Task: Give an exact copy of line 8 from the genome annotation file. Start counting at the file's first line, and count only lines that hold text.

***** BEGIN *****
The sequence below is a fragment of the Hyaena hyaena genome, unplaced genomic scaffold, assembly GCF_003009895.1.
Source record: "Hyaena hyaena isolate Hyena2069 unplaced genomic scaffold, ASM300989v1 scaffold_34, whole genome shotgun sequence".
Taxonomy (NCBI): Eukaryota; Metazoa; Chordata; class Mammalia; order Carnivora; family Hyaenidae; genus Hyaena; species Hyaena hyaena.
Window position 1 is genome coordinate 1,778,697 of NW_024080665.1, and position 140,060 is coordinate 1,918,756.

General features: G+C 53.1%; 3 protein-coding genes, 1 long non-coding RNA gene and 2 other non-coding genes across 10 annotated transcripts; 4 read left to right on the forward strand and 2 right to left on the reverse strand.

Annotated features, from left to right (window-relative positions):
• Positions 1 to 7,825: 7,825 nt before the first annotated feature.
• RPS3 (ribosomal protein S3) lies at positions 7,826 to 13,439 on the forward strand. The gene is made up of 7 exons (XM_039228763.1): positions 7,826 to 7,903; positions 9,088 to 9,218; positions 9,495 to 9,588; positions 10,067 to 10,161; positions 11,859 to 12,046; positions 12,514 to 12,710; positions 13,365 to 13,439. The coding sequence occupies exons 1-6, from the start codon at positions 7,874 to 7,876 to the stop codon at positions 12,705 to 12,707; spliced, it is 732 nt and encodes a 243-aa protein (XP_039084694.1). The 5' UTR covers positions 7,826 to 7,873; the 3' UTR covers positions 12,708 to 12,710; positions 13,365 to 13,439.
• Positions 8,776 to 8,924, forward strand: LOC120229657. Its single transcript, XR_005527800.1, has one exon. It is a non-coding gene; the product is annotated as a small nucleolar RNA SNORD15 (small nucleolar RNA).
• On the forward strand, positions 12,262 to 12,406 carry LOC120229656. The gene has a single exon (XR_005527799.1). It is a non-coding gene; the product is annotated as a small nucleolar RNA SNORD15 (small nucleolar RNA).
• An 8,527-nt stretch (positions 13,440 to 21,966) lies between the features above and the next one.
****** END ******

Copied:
• RPS3 (ribosomal protein S3) lies at positions 7,826 to 13,439 on the forward strand. The gene is made up of 7 exons (XM_039228763.1): positions 7,826 to 7,903; positions 9,088 to 9,218; positions 9,495 to 9,588; positions 10,067 to 10,161; positions 11,859 to 12,046; positions 12,514 to 12,710; positions 13,365 to 13,439. The coding sequence occupies exons 1-6, from the start codon at positions 7,874 to 7,876 to the stop codon at positions 12,705 to 12,707; spliced, it is 732 nt and encodes a 243-aa protein (XP_039084694.1). The 5' UTR covers positions 7,826 to 7,873; the 3' UTR covers positions 12,708 to 12,710; positions 13,365 to 13,439.